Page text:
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H.M.S. Impregnable
H.M.S. Impregnable
H.M.S. Boadicea
H.M.S. Boadicea
H.M.S. Europa
H.M.S. Europa
Lancashire Landing Cemetery, Gallipoli
Lancashire Landing Cemetery, Gallipoli
image: The War Graves Photographic Project
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Frazer, Leonard James

1914-1915 Star
1914/15 Star
Victory Medal
Victory Medal
British War Medal
British War Medal
Leading Signalman Leonard James Frazer (235685)
Died of pneumonia on Monday 23rd December 1918
After War, aged 29
Son of Isaac & Jemima Frazer
Father's occupation: Beer Retailer
Born 26th December 1889 at Ruscombe
5 sisters, 1 brother, position in family: 4
Relatives: Brother of 12527 Pte Frederick Frazer
Infant School:Hurst Infants
Senior School:Hurst Boys
Admitted:3rd May 1897
Age on admission:7
Left school:Sunday 19th July 1903
Age at leaving:13
Local address: The John Barleycorn, Hurst
Pre-war occupation: Railway Labourer; Sailor
Enlisted:Monday 10th December 1906
Service:Royal Navy
Ship:HMS Europa
Died:Monday 23rd December 1918
Cause:Died of pneumonia
Action:After War
Battalion at:Mudros
Commemorated:Grave at Lancashire Landing Cemetery, Gallipoli

Leonard Frazer was born in Ruscombe on 26th December 1889 to Isaac and Jemima Frazer, and was the fourth of seven children. Leonard's father was an agricultural labourer and the family lived in Kennel Cottages, Ruscombe. Leonard attended Hurst Infants School and at the age of seven he became a pupil in Hurst Boys School, leaving at thirteen in July 1903.

Leonard became a railway labourer until just before his seventeenth birthday when he was accepted as a Boy Sailor 2nd Class in the Royal Navy. At the turn of the century Britain had the strongest navy in the world and there was stiff competition for places. Only one in ten applicants was accepted for training after passing a stringent medical and proving their abilities in reading, writing and arithmetic.

Leonard passed these tests and was granted a place on HMS Impregnable at Devonport. HMS Impregnable was laid down in Pembroke Dock in 1860 and was a five-deck, line-of-battle ship of 6,557 tons and armed with 110 guns. She had been built at the same time as the ironclad ship "HMS Warrior" and thus was made obsolete even as she was being launched. As a result she made only one sea-going cruise, for her steam trials, after which she was moored in the upper reaches of the Hamoaze for 25 years until she was brought back into use as a training ship.

Leonard would have signed a contract, endorsed by his parents, committing to serve in the Navy for 12 years from his eighteenth birthday. With the entry formalities over Leonard would then have received his uniform and prayer book on board Circe, the tender for HMS Impregnable. Once on board the training ship it was usual to receive vaccinations before joining the other new entrants for their first eight months of training.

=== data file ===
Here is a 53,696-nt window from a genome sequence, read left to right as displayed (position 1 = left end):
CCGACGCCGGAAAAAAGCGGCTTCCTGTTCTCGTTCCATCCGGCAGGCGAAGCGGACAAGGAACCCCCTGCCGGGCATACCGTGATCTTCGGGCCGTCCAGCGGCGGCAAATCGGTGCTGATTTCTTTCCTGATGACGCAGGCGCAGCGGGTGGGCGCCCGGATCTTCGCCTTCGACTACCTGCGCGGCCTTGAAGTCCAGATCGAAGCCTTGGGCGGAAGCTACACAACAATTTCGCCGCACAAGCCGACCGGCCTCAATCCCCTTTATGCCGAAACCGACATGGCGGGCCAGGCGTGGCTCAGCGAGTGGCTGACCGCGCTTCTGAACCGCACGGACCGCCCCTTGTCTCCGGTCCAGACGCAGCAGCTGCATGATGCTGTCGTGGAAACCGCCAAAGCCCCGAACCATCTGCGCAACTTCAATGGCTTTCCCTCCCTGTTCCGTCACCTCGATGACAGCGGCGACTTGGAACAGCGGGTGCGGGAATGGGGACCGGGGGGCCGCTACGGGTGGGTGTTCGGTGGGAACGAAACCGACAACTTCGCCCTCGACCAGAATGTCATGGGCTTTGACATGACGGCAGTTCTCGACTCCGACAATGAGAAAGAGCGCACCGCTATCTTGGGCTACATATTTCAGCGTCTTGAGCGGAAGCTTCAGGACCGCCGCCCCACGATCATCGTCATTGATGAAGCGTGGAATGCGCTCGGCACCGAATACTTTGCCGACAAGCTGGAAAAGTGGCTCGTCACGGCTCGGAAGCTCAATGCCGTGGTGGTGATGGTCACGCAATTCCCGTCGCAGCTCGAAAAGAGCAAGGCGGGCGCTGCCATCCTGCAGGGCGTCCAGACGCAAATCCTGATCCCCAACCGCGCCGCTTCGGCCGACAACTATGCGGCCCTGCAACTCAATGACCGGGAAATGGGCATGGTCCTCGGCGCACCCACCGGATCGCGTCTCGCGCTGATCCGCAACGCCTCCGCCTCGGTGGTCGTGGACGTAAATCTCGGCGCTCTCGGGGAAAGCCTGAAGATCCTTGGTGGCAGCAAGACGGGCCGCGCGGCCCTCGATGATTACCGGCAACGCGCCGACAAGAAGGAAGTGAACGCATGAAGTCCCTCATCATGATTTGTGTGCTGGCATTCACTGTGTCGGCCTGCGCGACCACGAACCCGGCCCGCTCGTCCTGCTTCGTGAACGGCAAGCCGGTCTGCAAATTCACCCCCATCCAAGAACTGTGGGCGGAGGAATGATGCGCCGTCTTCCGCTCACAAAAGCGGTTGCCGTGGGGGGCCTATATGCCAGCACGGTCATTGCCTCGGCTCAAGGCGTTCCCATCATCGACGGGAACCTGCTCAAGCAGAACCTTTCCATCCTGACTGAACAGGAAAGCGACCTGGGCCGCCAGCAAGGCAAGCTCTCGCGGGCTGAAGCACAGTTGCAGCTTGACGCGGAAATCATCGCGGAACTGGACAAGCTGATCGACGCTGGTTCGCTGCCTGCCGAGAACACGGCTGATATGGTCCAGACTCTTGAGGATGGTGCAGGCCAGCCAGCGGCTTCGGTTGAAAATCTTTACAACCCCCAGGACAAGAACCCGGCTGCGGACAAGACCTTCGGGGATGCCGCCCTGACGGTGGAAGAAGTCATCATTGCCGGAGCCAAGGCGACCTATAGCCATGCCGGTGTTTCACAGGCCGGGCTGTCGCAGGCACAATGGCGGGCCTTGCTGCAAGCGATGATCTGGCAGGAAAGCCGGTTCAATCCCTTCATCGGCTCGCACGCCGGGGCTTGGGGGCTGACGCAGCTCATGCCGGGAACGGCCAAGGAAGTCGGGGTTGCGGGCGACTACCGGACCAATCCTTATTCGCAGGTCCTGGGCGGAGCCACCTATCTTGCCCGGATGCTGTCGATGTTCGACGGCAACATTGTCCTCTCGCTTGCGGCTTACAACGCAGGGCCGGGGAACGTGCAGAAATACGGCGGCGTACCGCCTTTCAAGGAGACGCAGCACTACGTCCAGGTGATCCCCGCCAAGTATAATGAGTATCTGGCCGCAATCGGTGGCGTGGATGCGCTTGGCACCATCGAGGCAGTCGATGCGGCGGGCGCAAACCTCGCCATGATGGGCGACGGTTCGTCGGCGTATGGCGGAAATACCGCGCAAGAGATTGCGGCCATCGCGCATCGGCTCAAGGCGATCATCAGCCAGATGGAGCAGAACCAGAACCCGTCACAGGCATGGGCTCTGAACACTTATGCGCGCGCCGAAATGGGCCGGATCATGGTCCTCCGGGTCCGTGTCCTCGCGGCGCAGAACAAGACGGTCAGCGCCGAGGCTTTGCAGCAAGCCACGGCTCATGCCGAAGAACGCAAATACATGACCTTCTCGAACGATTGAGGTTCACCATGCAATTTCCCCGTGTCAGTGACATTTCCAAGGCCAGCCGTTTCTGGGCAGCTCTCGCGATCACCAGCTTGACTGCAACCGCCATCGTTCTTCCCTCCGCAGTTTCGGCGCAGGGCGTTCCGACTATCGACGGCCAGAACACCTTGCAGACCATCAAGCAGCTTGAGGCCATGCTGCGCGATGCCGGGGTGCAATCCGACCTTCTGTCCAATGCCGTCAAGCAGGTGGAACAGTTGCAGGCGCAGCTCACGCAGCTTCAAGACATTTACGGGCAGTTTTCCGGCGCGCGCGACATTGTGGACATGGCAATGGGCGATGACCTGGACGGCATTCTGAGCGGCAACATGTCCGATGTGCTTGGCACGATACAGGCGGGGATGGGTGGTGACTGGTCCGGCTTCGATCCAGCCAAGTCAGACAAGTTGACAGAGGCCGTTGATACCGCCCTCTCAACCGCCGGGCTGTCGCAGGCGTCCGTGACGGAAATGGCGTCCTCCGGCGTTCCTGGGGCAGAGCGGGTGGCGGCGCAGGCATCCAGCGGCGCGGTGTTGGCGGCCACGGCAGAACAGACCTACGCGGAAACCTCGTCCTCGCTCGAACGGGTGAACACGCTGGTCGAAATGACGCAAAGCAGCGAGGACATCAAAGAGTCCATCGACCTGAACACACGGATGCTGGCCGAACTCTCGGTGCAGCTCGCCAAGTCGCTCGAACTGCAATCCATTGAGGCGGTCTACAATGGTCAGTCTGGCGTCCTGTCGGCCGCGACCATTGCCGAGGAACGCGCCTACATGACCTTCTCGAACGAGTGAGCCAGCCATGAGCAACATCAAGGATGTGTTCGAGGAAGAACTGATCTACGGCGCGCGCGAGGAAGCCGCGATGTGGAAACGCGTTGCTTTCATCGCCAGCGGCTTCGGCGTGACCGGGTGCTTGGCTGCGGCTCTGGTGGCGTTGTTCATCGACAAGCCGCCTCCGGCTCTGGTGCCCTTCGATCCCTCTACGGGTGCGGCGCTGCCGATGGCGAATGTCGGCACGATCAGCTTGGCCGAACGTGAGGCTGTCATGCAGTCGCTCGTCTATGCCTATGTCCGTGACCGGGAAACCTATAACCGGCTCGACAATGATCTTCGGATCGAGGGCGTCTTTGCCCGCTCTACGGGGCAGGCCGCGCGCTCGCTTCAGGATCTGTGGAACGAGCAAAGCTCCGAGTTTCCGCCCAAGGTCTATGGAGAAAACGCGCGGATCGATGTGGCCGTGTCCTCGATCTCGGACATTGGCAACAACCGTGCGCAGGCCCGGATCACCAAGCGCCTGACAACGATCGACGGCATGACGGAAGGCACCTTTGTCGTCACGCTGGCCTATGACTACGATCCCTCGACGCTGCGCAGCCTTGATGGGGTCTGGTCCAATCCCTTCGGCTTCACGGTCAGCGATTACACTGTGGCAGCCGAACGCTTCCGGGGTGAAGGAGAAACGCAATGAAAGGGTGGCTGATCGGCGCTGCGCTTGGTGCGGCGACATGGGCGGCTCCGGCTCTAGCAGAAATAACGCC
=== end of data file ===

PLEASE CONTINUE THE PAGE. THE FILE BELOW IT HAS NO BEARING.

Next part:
Lessons started with tidiness and how to look after kit. They then moved on with swimming, rowing, gunnery and seamanship. Each day there were two hours of academic classes that included trigonometry, astronomy, algebra and navigation. There was also plenty of PE and sports plus the occasional shore leave as relief from the busy schedule. After eight months Leonard became a Boy 1st Class and moved on to the next stage of his training.

Leonard chose to specialise as a signaller and found himself in even more historical surroundings on Nelson's flagship HMS Victory. This was now the Naval School of Telegraphy and had been fitted out with sounders, bells, needles and printers in the Admiral's after cabin. Up on deck there were mechanical semaphores and heliographs as well as the traditional signal flags, arranged so that flag-hoisting drill could be carried out with the fore and mizzen masts representing different ships.

After three months on Victory, Leonard spent a week at Chatham before being assigned to his first warship, HMS Swiftsure. Leonard was now eighteen and had become an Ordinary Seaman. It was only after another six months experience at sea that he could gain the sought after rank of Able Seaman.

Leonard served on more than twenty ships during his naval career and on each ship his character was always reported as 'Very Good'. His time at sea was interspersed with postings to HMS Pembroke at Chatham and he qualified as a Signaller in 1911 and a Leading Signaller in 1916. The start of the First World War found Leonard one year into a three year posting to HMS Boadicea. During this time Leonard's ship saw action at the Battle of Jutland, the major naval engagement of the war. Boadicea's role was to cover the flank of the fleet and so it had the fortune not to suffer any casualties during the battle.

After HMS Boadicea Leonard saw service with the Mediterranean Fleet and received a Good Conduct award in 1917. He had postings on several ships in the Aegean, finding himself on HMS Europa, a Diadem-class cruiser, at the end of the war. It was while with HMS Europa that Leonard contracted pneumonia and died at Tenedos on 23rd December 1918. He was 29 years old and had been in the Royal Navy for almost twelve years. He now rests in a Commonwealth war grave in the Lancashire Landing Cemetery in Gallipoli.


Leonard Frazer at the Lancashire Landing Cemetery, Gallipoli
Lancashire Landing Cemetery, Gallipoli
Never forgotten
from all at home
from Mum and Dad
image: The War Graves Photographic Project

They shall not grow old, as we that are left grow old.
Age shall not weary them, nor the years condemn.
At the going down of the sun, and in morning
We will remember them.
Lawrence Binyon